Proof of Funds for your F-1 Visa

April 30th, 2012 by Jennifer Frankel

It’s that time of year when students have received acceptance letters from their colleges and universities. Once they’ve narrowed down their schools and confirmed admissions, the next step is to apply for a F-1 international student visa to get government authorization to study in the US.

If you are one of these students, then it is important to know about the proof of funds requirement that you’ll be asked when you visit your local US embassy. All prospective foreign students are required to demonstrate that they have the financial capability to support him or herself while studying in the US. This includes covering tuition and fees, living expenses, and any dependents – without working during your studies.

To meet the Proof of Funds requirement for your F-1 visa, you will either need to present proof of funds for yourself, or do so through a sponsorship (such as a relative financially backing your education). It is important that you check directly with the consulate as this may vary by country and agency, but here are some general considerations and documents you should bring during your visit.

Proof of liquid assets. The consulate will want to see that you are able to cover your education and living expenses. While there are generally no specific documents that prove this, there are some commonly used documents that help support proof of funds including:

  • Original tax returns from the last three years (Form 16)
  • Three years of bank records and/or fixed deposit statements of your sponsor (which can also be your parent)
  • Pay slips, employment letters
  • Chartered accountant statements
  • Scholarships (which should be indicated on your I-20)
  • Property documents

The US government is concerned more with liquid assets such as savings accounts and checking accounts since they want to ensure that you have easy access to these funds. Investments with fluctuating values and property deeds are not generally recommended as proof of funds. The embassy is looking to see that you have immediate funds to cover the first year costs of your education, and that you’ll have access to funds for the following years needed to complete your degree.

Additionally, it is important that all of your documents are original, in English (or an official translation attached), and official. Your bank documents should be on bank letterhead with the name of the account holder, account number, and the total amount of funds indicated on the forms.

Sponsorship. If you are planning to study in the US but do not have sufficient funds, you can have a sponsor support you instead. Many international students have a sponsor, such as a family member, to help cover their educational expenses. Sponsors can be located inside or outside the US:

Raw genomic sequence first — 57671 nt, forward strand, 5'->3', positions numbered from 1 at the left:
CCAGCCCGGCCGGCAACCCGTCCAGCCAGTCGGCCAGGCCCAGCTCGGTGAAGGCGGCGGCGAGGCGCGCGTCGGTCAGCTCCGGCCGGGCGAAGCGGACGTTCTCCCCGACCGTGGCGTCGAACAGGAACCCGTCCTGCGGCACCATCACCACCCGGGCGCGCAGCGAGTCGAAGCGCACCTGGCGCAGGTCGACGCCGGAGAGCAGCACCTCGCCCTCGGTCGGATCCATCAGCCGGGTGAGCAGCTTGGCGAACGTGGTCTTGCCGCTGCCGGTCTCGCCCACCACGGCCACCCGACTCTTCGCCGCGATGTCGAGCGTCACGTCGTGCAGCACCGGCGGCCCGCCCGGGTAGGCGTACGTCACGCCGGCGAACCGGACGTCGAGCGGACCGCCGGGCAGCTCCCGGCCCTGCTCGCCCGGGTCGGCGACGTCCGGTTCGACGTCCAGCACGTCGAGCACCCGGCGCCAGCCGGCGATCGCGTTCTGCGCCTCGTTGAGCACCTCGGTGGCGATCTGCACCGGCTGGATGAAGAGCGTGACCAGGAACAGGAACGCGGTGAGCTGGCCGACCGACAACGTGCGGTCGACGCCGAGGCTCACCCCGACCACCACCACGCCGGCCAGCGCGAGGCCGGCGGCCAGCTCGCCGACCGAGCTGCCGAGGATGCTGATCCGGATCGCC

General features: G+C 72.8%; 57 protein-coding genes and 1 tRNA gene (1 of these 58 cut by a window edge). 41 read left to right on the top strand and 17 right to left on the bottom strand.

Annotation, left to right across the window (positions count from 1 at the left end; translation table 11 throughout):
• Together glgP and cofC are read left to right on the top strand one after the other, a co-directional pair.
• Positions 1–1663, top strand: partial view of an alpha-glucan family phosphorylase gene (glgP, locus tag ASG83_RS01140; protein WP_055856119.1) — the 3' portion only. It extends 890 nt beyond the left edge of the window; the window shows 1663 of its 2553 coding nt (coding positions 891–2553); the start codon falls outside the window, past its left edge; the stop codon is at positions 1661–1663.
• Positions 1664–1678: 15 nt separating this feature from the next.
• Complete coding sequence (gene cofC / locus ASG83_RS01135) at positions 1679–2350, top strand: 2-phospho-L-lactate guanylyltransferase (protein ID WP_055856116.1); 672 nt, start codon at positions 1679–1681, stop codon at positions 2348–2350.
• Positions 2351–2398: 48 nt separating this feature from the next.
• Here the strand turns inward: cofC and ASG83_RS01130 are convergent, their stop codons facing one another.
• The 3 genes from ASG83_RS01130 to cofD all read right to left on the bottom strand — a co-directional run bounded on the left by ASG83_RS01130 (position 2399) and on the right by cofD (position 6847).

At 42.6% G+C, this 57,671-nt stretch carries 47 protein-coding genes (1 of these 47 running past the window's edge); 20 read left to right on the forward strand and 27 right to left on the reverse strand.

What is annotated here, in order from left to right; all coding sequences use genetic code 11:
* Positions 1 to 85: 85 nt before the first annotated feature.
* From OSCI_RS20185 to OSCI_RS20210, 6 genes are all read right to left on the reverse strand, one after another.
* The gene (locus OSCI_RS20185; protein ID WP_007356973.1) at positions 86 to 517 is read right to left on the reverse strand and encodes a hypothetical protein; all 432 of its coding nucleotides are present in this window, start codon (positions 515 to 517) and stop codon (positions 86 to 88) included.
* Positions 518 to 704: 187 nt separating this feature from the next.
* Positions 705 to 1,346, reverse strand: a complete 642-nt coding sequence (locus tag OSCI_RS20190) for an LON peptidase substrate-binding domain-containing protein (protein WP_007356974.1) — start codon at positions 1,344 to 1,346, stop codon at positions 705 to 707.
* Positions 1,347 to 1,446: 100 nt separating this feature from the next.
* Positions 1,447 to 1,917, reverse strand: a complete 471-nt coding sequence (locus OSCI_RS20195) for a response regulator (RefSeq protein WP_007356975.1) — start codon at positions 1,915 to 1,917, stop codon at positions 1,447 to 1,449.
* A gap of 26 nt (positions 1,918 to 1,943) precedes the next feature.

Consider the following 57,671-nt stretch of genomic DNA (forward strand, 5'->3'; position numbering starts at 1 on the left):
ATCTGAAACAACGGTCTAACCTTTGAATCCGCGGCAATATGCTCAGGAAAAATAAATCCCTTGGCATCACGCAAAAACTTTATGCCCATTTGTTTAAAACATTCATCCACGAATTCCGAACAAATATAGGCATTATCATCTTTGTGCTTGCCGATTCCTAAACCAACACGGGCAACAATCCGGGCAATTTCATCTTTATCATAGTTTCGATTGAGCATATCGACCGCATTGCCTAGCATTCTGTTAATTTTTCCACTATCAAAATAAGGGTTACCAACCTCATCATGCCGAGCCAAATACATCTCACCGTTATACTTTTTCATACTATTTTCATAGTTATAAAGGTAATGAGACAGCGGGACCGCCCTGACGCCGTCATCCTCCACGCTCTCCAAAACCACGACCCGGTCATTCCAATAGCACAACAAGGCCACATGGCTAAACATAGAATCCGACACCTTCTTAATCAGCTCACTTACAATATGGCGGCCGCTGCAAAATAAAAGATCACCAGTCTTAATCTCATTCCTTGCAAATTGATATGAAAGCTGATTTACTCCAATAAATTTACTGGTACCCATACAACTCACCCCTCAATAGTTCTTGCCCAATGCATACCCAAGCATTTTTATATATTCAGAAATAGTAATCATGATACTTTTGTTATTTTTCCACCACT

• If the student is sponsored by a US citizen, they would need to complete the I-134 Affidavit of Support Form that requires the sponsor to cover any expenses that the student cannot afford.
  • If the student is sponsored with funds outside the US, then the embassy would check to see if there are any fund transfer restrictions from the specified country. If there are any restrictions, the student must be equipped with evidence that the student will be able to access these funds during the period of study.

The final determination of sufficient proof of funds is determined by the consulate or embassy. Even if you provide these documents they can still deny the student visa. Be sure to check with your school and consulate to make sure you have all the proper forms necessary when arriving for your F-1 student visa interview.

 

7 Comments

  1. Deepak Basnet says:

    Can you please provide similar article on proof of finance for Canada? I heard that Canada accepts bank loans from local banks of international students. Is it true

  2. Razia Bano says:

    i want to study in USA on scolership so please mail me the answer.

  3. Hi Razia,

    Thank you for your interest. IEFA.org has multiple scholarships that you are able to search through. Once you find a scholarship that you are interested in, you can contact the institution directly to apply. You can begin your search here.

  4. FAVOUR O. UBA says:

    I DON”T HAVE A CO-SIGNER IN USA, WHAT DO I DO TO ACHIEVE MY ACADEMIC GOAL?.

  5. Hi Favour,

    Unfortunately a co-signer is required for all international student loan programs. That co-signer must be a US citizen or permanent resident, with good credit, who has lived in the US for the past two years. My best suggestion would be to contact any family or friends that you might have who meet these requirements then go from there. Good luck!

  6. michaelk says:

    I was looking for a way to take a loan before i go to college in the US.
    The banks I have seen say that I have to be at college for at least 3 months. :(

  7. Thank you for your comment Michael.

    I’m sorry to hear that you have not yet found a lender. You might want to visit here and complete the comparison tool to make sure you have checked out every available lender.

    Good luck!

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